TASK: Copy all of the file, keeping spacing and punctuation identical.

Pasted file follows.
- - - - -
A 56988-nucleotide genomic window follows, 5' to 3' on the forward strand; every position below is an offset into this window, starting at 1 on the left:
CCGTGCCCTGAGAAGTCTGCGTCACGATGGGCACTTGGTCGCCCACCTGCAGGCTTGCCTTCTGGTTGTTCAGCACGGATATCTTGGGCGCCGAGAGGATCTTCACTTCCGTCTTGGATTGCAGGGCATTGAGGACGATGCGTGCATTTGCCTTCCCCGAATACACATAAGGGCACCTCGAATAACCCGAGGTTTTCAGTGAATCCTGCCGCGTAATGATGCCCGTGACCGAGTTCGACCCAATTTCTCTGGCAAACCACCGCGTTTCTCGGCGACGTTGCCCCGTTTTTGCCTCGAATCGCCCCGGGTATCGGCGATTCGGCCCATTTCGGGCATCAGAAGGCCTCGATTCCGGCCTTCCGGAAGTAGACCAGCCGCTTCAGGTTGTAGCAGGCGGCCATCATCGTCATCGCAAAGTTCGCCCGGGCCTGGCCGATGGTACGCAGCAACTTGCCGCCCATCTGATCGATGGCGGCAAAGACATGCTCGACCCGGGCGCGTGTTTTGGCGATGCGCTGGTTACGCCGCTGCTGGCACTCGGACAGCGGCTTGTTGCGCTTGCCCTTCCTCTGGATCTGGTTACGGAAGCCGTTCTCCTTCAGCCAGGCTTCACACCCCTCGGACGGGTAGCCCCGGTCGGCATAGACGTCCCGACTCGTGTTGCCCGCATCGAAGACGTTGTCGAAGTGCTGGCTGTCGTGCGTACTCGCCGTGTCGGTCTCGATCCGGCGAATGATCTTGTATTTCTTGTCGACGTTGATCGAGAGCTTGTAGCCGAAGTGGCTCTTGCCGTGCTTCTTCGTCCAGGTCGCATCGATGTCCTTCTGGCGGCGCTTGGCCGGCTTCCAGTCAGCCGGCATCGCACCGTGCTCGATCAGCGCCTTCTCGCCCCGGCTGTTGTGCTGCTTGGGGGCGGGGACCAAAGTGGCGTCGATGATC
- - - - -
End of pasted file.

A 56988-nucleotide genomic window follows, 5' to 3' on the forward strand; every position below is an offset into this window, starting at 1 on the left:
CCGTGCCCTGAGAAGTCTGCGTCACGATGGGCACTTGGTCGCCCACCTGCAGGCTTGCCTTCTGGTTGTTCAGCACGGATATCTTGGGCGCCGAGAGGATCTTCACTTCCGTCTTGGATTGCAGGGCATTGAGGACGATGCGTGCATTTGCCTTCCCCGAATACACATAAGGGCACCTCGAATAACCCGAGGTTTTCAGTGAATCCTGCCGCGTAATGATGCCCGTGACCGAGTTCGACCCAATTTCTCTGGCAAACCACCGCGTTTCTCGGCGACGTTGCCCCGTTTTTGCCTCGAATCGCCCCGGGTATCGGCGATTCGGCCCATTTCGGGCATCAGAAGGCCTCGATTCCGGCCTTCCGGAAGTAGACCAGCCGCTTCAGGTTGTAGCAGGCGGCCATCATCGTCATCGCAAAGTTCGCCCGGGCCTGGCCGATGGTACGCAGCAACTTGCCGCCCATCTGATCGATGGCGGCAAAGACATGCTCGACCCGGGCGCGTGTTTTGGCGATGCGCTGGTTACGCCGCTGCTGGCACTCGGACAGCGGCTTGTTGCGCTTGCCCTTCCTCTGGATCTGGTTACGGAAGCCGTTCTCCTTCAGCCAGGCTTCACACCCCTCGGACGGGTAGCCCCGGTCGGCATAGACGTCCCGACTCGTGTTGCCCGCATCGAAGACGTTGTCGAAGTGCTGGCTGTCGTGCGTACTCGCCGTGTCGGTCTCGATCCGGCGAATGATCTTGTATTTCTTGTCGACGTTGATCGAGAGCTTGTAGCCGAAGTGGCTCTTGCCGTGCTTCTTCGTCCAGGTCGCATCGATGTCCTTCTGGCGGCGCTTGGCCGGCTTCCAGTCAGCCGGCATCGCACCGTGCTCGATCAGCGCCTTCTCGCCCCGGCTGTTGTGCTGCTTGGGGGCGGGGACCAAAGTGGCGTCGATGATC